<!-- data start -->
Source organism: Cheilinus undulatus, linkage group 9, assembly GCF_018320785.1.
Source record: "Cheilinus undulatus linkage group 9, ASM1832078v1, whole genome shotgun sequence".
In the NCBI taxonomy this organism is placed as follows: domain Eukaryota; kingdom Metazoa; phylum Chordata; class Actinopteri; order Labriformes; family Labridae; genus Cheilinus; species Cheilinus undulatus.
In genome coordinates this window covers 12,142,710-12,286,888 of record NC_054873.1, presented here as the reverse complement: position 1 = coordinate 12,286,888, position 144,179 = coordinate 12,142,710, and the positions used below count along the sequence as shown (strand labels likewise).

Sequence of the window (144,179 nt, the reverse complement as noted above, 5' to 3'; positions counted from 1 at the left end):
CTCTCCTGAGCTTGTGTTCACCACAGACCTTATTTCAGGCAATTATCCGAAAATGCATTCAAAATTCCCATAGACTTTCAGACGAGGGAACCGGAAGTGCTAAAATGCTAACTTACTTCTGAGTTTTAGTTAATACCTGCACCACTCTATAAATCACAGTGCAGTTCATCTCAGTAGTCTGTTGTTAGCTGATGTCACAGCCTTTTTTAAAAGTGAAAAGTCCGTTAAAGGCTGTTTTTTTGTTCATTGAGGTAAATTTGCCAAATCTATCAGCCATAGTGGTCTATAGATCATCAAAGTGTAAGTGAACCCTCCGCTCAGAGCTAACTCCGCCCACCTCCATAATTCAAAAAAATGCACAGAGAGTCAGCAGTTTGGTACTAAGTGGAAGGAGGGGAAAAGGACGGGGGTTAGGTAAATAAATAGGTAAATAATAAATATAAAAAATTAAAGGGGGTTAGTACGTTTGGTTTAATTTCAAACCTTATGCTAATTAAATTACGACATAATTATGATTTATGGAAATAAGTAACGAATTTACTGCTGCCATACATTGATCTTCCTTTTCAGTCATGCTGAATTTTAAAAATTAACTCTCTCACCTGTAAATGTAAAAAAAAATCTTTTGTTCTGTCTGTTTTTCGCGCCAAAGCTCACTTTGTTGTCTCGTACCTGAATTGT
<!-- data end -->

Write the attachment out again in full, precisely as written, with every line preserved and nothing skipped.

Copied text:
Source organism: Cheilinus undulatus, linkage group 9, assembly GCF_018320785.1.
Source record: "Cheilinus undulatus linkage group 9, ASM1832078v1, whole genome shotgun sequence".
In the NCBI taxonomy this organism is placed as follows: domain Eukaryota; kingdom Metazoa; phylum Chordata; class Actinopteri; order Labriformes; family Labridae; genus Cheilinus; species Cheilinus undulatus.
In genome coordinates this window covers 12,142,710-12,286,888 of record NC_054873.1, presented here as the reverse complement: position 1 = coordinate 12,286,888, position 144,179 = coordinate 12,142,710, and the positions used below count along the sequence as shown (strand labels likewise).

Sequence of the window (144,179 nt, the reverse complement as noted above, 5' to 3'; positions counted from 1 at the left end):
CTCTCCTGAGCTTGTGTTCACCACAGACCTTATTTCAGGCAATTATCCGAAAATGCATTCAAAATTCCCATAGACTTTCAGACGAGGGAACCGGAAGTGCTAAAATGCTAACTTACTTCTGAGTTTTAGTTAATACCTGCACCACTCTATAAATCACAGTGCAGTTCATCTCAGTAGTCTGTTGTTAGCTGATGTCACAGCCTTTTTTAAAAGTGAAAAGTCCGTTAAAGGCTGTTTTTTTGTTCATTGAGGTAAATTTGCCAAATCTATCAGCCATAGTGGTCTATAGATCATCAAAGTGTAAGTGAACCCTCCGCTCAGAGCTAACTCCGCCCACCTCCATAATTCAAAAAAATGCACAGAGAGTCAGCAGTTTGGTACTAAGTGGAAGGAGGGGAAAAGGACGGGGGTTAGGTAAATAAATAGGTAAATAATAAATATAAAAAATTAAAGGGGGTTAGTACGTTTGGTTTAATTTCAAACCTTATGCTAATTAAATTACGACATAATTATGATTTATGGAAATAAGTAACGAATTTACTGCTGCCATACATTGATCTTCCTTTTCAGTCATGCTGAATTTTAAAAATTAACTCTCTCACCTGTAAATGTAAAAAAAAATCTTTTGTTCTGTCTGTTTTTCGCGCCAAAGCTCACTTTGTTGTCTCGTACCTGAATTGT